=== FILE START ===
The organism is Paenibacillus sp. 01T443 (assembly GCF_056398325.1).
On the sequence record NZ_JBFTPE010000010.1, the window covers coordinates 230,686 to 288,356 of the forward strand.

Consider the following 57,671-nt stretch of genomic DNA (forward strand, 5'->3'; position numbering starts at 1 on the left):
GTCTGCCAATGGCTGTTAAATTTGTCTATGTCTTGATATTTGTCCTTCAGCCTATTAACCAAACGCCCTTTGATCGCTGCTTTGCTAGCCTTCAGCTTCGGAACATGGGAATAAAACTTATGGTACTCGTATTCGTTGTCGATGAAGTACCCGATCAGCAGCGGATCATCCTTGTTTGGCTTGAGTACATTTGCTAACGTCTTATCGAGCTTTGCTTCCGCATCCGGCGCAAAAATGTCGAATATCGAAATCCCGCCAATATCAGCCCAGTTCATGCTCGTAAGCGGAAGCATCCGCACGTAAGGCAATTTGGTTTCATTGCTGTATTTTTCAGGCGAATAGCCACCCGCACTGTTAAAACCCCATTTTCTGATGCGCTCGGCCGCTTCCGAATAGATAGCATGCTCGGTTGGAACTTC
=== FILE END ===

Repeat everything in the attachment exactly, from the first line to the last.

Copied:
The organism is Paenibacillus sp. 01T443 (assembly GCF_056398325.1).
On the sequence record NZ_JBFTPE010000010.1, the window covers coordinates 230,686 to 288,356 of the forward strand.

Consider the following 57,671-nt stretch of genomic DNA (forward strand, 5'->3'; position numbering starts at 1 on the left):
GTCTGCCAATGGCTGTTAAATTTGTCTATGTCTTGATATTTGTCCTTCAGCCTATTAACCAAACGCCCTTTGATCGCTGCTTTGCTAGCCTTCAGCTTCGGAACATGGGAATAAAACTTATGGTACTCGTATTCGTTGTCGATGAAGTACCCGATCAGCAGCGGATCATCCTTGTTTGGCTTGAGTACATTTGCTAACGTCTTATCGAGCTTTGCTTCCGCATCCGGCGCAAAAATGTCGAATATCGAAATCCCGCCAATATCAGCCCAGTTCATGCTCGTAAGCGGAAGCATCCGCACGTAAGGCAATTTGGTTTCATTGCTGTATTTTTCAGGCGAATAGCCACCCGCACTGTTAAAACCCCATTTTCTGATGCGCTCGGCCGCTTCCGAATAGATAGCATGCTCGGTTGGAACTTC